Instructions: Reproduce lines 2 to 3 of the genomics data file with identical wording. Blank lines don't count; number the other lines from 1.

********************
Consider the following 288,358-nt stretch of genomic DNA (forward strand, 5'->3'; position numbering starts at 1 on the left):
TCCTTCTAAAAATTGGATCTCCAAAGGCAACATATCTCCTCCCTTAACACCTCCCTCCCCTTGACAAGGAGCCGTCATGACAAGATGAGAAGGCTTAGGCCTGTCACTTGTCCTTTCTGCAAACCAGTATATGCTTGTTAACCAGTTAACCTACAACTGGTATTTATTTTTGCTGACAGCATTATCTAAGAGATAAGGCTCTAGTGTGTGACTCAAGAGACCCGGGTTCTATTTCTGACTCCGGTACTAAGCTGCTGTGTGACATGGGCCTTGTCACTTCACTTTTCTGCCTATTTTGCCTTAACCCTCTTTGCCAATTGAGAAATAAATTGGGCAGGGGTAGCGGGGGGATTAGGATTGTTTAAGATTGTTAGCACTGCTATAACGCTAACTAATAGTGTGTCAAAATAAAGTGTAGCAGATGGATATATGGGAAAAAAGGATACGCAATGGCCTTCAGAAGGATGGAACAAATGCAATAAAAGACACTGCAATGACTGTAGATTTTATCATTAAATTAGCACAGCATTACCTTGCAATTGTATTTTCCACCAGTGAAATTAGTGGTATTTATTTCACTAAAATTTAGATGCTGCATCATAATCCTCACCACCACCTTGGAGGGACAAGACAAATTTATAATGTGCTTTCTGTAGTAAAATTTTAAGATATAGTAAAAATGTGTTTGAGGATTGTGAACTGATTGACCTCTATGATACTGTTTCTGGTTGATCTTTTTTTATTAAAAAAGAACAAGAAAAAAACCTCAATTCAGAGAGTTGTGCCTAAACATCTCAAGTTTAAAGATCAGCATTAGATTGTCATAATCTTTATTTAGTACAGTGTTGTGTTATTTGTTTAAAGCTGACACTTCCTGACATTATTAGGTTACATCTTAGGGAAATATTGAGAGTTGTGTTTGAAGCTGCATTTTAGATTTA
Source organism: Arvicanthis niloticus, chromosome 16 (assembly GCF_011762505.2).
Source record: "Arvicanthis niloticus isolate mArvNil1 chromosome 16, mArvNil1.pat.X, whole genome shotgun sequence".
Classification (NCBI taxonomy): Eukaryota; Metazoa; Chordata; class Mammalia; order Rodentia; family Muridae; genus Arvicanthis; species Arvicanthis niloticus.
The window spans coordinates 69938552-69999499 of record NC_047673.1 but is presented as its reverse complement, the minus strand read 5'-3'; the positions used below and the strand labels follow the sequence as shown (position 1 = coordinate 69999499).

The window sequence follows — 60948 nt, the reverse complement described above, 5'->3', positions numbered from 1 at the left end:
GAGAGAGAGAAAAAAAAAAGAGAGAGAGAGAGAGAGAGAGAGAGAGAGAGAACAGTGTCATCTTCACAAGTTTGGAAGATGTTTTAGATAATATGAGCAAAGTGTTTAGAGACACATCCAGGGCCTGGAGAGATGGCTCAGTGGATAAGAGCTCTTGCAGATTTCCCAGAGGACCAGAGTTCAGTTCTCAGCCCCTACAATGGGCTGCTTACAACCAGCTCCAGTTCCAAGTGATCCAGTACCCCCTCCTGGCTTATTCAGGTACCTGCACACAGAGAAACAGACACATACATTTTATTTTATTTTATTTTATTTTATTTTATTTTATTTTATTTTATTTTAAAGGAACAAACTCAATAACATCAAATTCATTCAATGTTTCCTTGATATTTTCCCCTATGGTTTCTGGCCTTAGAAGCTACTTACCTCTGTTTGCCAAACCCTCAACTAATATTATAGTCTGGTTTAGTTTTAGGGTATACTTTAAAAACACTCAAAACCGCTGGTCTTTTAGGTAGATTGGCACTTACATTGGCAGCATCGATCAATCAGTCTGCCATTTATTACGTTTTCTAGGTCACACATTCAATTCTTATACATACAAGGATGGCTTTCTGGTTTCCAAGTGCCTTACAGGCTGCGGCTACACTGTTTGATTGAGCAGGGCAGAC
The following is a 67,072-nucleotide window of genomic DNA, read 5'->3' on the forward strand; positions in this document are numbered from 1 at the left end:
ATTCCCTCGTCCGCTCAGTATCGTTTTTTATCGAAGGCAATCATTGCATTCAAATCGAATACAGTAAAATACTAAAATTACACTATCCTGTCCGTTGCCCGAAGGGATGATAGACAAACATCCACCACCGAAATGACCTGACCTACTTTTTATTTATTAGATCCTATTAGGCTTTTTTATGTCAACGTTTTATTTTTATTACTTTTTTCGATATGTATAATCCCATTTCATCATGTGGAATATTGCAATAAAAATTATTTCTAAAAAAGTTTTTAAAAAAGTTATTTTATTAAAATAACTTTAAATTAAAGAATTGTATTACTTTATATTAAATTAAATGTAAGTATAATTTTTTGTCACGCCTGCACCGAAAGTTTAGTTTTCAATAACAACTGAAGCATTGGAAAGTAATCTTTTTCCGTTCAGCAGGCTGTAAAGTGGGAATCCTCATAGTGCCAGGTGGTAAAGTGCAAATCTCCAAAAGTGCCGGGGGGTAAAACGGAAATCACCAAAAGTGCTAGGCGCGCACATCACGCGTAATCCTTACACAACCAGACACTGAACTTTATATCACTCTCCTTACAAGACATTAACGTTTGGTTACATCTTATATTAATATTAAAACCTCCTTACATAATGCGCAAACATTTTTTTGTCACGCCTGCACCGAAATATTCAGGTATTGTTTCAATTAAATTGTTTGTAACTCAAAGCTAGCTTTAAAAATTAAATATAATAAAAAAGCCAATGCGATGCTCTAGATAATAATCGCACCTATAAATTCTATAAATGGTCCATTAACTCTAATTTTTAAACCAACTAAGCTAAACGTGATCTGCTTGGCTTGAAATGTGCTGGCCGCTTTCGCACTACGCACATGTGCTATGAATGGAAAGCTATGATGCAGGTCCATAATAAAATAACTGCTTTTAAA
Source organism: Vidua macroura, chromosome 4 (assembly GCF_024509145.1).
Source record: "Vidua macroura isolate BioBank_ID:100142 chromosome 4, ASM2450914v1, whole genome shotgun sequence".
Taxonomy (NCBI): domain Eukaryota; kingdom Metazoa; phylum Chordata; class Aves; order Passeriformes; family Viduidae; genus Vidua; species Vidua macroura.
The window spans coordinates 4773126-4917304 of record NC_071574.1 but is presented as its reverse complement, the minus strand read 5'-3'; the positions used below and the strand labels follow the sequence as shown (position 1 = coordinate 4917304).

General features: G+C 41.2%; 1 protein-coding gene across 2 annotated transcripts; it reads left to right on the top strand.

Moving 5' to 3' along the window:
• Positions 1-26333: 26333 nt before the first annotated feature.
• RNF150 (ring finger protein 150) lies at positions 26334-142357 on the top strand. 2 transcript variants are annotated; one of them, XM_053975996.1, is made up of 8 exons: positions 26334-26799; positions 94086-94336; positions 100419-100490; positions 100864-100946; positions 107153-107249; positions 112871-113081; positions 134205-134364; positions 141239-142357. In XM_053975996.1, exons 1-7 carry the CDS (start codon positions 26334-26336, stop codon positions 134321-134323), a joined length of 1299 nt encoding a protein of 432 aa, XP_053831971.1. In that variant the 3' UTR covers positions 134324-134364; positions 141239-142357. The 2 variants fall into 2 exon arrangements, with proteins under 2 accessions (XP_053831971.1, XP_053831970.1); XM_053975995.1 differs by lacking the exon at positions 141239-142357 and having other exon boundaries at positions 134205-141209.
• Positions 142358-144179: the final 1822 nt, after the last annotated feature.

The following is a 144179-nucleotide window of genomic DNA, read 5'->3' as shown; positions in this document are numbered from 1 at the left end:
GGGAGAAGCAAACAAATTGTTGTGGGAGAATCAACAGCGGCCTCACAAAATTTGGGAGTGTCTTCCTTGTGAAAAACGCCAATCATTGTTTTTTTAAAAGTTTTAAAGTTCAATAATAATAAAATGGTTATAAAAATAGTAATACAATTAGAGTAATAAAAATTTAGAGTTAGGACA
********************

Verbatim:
TCCTTCTAAAAATTGGATCTCCAAAGGCAACATATCTCCTCCCTTAACACCTCCCTCCCCTTGACAAGGAGCCGTCATGACAAGATGAGAAGGCTTAGGCCTGTCACTTGTCCTTTCTGCAAACCAGTATATGCTTGTTAACCAGTTAACCTACAACTGGTATTTATTTTTGCTGACAGCATTATCTAAGAGATAAGGCTCTAGTGTGTGACTCAAGAGACCCGGGTTCTATTTCTGACTCCGGTACTAAGCTGCTGTGTGACATGGGCCTTGTCACTTCACTTTTCTGCCTATTTTGCCTTAACCCTCTTTGCCAATTGAGAAATAAATTGGGCAGGGGTAGCGGGGGGATTAGGATTGTTTAAGATTGTTAGCACTGCTATAACGCTAACTAATAGTGTGTCAAAATAAAGTGTAGCAGATGGATATATGGGAAAAAAGGATACGCAATGGCCTTCAGAAGGATGGAACAAATGCAATAAAAGACACTGCAATGACTGTAGATTTTATCATTAAATTAGCACAGCATTACCTTGCAATTGTATTTTCCACCAGTGAAATTAGTGGTATTTATTTCACTAAAATTTAGATGCTGCATCATAATCCTCACCACCACCTTGGAGGGACAAGACAAATTTATAATGTGCTTTCTGTAGTAAAATTTTAAGATATAGTAAAAATGTGTTTGAGGATTGTGAACTGATTGACCTCTATGATACTGTTTCTGGTTGATCTTTTTTTATTAAAAAAGAACAAGAAAAAAACCTCAATTCAGAGAGTTGTGCCTAAACATCTCAAGTTTAAAGATCAGCATTAGATTGTCATAATCTTTATTTAGTACAGTGTTGTGTTATTTGTTTAAAGCTGACACTTCCTGACATTATTAGGTTACATCTTAGGGAAATATTGAGAGTTGTGTTTGAAGCTGCATTTTAGATTTA
Source organism: Arvicanthis niloticus, chromosome 16 (assembly GCF_011762505.2).